Managing Threats and Ensuring Healthy Communities: Health of the Public

Public health is fundamental to every individual’s health. An Institute of Medicine (IOM) committee in 1988 described the mission of public health as fulfilling society’s interest in assuring conditions in which people can be healthy. Yet each individual’s health and well-being are shaped by the interactions of genetic endowment, environmental exposures, lifestyle and food choices, social conditions, income, and medical care. Collectively, these factors shape health at the population level—the domain of public health.

As a reflection of its broad spectrum, public health is perhaps the most diverse area the IOM investigates.

As a reflection of its broad spectrum, public health is perhaps the most diverse area the IOM investigates. The studies deal with important—and sometimes contentious—challenges that affect people from every walk of life, in every part of the country.

Preventing disease, early detection, and effective treatment

Since its founding, the IOM has consistently stressed the value of prevention of disease, a core tenet of public health. In studies ranging from core principles and needs in the field to specific issues such as health disparities, vaccine safety, smoking cessation, and reducing environmental hazards, the IOM continues to advance the best ways to ensure the public’s health.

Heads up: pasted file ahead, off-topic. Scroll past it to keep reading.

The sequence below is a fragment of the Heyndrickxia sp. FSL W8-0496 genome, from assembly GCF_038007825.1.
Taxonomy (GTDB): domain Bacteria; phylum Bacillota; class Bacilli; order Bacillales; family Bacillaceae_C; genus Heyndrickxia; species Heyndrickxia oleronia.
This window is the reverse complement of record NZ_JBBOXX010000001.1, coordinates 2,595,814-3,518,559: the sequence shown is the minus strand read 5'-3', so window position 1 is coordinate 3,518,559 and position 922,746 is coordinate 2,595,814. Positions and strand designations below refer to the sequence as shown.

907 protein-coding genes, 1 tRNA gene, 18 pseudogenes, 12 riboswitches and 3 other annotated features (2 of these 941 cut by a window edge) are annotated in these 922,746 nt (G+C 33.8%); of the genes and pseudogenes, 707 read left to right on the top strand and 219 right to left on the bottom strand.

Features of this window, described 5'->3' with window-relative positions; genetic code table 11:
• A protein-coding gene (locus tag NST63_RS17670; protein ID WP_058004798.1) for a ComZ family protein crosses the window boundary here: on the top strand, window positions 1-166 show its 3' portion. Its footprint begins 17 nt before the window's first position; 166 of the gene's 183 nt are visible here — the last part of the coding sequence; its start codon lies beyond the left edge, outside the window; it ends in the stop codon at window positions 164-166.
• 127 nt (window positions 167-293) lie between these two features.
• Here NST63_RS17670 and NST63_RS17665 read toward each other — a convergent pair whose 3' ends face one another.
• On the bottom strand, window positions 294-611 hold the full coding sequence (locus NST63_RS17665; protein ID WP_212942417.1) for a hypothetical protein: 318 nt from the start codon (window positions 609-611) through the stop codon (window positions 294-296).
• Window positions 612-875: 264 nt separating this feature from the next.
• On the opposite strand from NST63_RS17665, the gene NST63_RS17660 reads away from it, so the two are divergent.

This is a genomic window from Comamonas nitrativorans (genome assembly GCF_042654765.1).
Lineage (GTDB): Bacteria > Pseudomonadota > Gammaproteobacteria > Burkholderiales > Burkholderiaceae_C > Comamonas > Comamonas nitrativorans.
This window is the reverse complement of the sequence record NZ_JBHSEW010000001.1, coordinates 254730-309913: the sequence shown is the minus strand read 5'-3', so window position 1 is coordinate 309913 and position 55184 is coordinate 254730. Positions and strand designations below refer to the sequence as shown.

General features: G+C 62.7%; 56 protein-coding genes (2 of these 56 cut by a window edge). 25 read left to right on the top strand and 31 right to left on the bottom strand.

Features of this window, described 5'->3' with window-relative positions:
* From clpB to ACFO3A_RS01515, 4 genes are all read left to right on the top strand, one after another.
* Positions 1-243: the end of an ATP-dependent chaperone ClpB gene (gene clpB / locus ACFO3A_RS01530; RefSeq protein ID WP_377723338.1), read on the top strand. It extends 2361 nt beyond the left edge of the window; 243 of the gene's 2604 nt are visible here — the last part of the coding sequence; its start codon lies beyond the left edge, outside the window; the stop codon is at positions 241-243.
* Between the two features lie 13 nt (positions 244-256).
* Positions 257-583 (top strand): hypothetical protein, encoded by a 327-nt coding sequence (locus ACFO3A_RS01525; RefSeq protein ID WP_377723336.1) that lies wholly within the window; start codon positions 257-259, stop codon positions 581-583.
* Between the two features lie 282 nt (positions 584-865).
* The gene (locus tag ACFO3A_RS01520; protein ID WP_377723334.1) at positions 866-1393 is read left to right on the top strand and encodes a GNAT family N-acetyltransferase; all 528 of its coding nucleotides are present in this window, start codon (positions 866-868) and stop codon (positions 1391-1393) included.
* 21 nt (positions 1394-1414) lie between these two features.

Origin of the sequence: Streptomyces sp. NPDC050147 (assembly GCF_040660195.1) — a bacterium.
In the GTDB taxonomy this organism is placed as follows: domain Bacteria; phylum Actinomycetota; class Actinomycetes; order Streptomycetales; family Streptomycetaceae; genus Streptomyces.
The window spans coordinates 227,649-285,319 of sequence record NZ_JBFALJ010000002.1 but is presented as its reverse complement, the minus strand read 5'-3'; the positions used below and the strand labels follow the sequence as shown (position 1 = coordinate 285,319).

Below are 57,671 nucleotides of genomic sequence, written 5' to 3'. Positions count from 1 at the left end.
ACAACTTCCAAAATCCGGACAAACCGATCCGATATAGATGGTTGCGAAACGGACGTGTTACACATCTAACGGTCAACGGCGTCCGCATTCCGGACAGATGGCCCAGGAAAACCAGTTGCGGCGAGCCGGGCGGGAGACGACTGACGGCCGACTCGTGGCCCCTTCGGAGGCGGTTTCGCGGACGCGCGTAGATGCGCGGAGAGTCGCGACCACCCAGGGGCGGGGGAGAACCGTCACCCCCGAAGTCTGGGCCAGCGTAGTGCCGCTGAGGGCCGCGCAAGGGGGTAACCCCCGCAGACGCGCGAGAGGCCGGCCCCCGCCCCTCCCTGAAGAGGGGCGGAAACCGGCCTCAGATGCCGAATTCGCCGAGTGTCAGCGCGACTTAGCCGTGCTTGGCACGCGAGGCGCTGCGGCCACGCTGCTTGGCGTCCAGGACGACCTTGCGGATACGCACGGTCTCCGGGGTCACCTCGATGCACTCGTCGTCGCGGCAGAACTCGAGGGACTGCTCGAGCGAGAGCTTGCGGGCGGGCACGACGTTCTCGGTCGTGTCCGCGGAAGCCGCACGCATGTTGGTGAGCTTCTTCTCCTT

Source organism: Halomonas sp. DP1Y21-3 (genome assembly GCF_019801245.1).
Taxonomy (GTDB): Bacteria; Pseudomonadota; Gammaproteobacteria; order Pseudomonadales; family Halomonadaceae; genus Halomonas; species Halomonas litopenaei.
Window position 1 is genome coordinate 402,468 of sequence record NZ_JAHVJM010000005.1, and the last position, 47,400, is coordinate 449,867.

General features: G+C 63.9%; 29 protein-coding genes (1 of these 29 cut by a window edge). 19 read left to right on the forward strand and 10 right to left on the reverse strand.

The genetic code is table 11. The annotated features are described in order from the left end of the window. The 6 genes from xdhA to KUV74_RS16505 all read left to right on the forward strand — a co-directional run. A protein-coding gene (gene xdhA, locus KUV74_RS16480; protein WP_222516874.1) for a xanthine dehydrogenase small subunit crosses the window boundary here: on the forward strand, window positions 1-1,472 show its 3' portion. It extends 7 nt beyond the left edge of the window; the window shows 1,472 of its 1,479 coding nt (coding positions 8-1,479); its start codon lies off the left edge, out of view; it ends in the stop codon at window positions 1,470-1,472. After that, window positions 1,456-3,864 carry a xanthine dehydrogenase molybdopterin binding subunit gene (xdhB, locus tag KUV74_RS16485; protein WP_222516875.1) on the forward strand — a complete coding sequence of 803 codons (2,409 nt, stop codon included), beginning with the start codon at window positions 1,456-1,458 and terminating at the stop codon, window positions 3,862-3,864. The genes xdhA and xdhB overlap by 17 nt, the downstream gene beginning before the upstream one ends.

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Managing Threats and ensuring Healthy Communities: Health of the Public Public health is fundamental to every individual’s health. An Institute of Medicine (IOM) committee in 1988 described the mission of public health as fulfilling society’s interest in assuring conditions in which people can be healthy. Yet each individual’s health and well-being are shaped by the interactions of genetic endowment, environmental exposures, lifestyle and food choices, social conditions, income, and medical care. Collectively, these factors As a reflection of its broad shape health at the population level—the spectrum, public health is perhaps the most dierse domain of public health. As a reflection of its broad spectrum, area the IoM inestigates. public health is perhaps the most diverse area the IOM investigates. The studies deal with important—and some- times contentious—challenges that affect people from every walk of life, in every part of the country. Preenting disease, early detection, and effectie treatment Since its founding, the IOM has consistently stressed the value of preven- tion of disease, a core tenet of public health. In studies ranging from core principles and needs in the field to specific issues such as health disparities, vaccine safety, smoking cessation, and reducing environmental hazards, the IOM continues to advance the best ways to ensure the public’s health.